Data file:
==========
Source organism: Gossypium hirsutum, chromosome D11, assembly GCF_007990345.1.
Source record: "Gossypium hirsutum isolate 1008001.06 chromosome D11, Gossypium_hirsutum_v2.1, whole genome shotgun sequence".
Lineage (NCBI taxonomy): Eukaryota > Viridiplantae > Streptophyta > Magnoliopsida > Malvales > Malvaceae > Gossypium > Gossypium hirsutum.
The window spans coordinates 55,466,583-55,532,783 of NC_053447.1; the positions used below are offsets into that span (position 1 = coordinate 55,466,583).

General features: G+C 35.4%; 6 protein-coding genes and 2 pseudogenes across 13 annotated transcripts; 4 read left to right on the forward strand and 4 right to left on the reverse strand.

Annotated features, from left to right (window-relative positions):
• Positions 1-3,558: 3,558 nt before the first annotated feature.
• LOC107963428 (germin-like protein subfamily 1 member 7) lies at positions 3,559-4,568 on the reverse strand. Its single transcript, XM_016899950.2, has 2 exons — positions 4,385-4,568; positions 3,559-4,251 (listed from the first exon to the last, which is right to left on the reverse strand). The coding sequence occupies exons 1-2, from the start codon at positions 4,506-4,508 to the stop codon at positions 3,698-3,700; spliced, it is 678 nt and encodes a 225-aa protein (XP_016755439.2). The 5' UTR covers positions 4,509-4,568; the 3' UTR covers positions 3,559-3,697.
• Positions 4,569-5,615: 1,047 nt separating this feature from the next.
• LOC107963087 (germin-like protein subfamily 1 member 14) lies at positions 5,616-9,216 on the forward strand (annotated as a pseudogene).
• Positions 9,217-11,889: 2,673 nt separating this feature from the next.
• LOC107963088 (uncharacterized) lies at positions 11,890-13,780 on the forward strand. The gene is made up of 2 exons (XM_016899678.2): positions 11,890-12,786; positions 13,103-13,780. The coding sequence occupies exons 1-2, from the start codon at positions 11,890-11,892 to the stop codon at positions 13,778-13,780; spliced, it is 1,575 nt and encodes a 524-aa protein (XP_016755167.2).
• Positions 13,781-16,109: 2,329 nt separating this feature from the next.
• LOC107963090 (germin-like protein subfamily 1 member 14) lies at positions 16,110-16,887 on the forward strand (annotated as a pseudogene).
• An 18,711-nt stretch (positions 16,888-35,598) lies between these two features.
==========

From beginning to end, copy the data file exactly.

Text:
Source organism: Gossypium hirsutum, chromosome D11, assembly GCF_007990345.1.
Source record: "Gossypium hirsutum isolate 1008001.06 chromosome D11, Gossypium_hirsutum_v2.1, whole genome shotgun sequence".
Lineage (NCBI taxonomy): Eukaryota > Viridiplantae > Streptophyta > Magnoliopsida > Malvales > Malvaceae > Gossypium > Gossypium hirsutum.
The window spans coordinates 55,466,583-55,532,783 of NC_053447.1; the positions used below are offsets into that span (position 1 = coordinate 55,466,583).

General features: G+C 35.4%; 6 protein-coding genes and 2 pseudogenes across 13 annotated transcripts; 4 read left to right on the forward strand and 4 right to left on the reverse strand.

Annotated features, from left to right (window-relative positions):
• Positions 1-3,558: 3,558 nt before the first annotated feature.
• LOC107963428 (germin-like protein subfamily 1 member 7) lies at positions 3,559-4,568 on the reverse strand. Its single transcript, XM_016899950.2, has 2 exons — positions 4,385-4,568; positions 3,559-4,251 (listed from the first exon to the last, which is right to left on the reverse strand). The coding sequence occupies exons 1-2, from the start codon at positions 4,506-4,508 to the stop codon at positions 3,698-3,700; spliced, it is 678 nt and encodes a 225-aa protein (XP_016755439.2). The 5' UTR covers positions 4,509-4,568; the 3' UTR covers positions 3,559-3,697.
• Positions 4,569-5,615: 1,047 nt separating this feature from the next.
• LOC107963087 (germin-like protein subfamily 1 member 14) lies at positions 5,616-9,216 on the forward strand (annotated as a pseudogene).
• Positions 9,217-11,889: 2,673 nt separating this feature from the next.
• LOC107963088 (uncharacterized) lies at positions 11,890-13,780 on the forward strand. The gene is made up of 2 exons (XM_016899678.2): positions 11,890-12,786; positions 13,103-13,780. The coding sequence occupies exons 1-2, from the start codon at positions 11,890-11,892 to the stop codon at positions 13,778-13,780; spliced, it is 1,575 nt and encodes a 524-aa protein (XP_016755167.2).
• Positions 13,781-16,109: 2,329 nt separating this feature from the next.
• LOC107963090 (germin-like protein subfamily 1 member 14) lies at positions 16,110-16,887 on the forward strand (annotated as a pseudogene).
• An 18,711-nt stretch (positions 16,888-35,598) lies between these two features.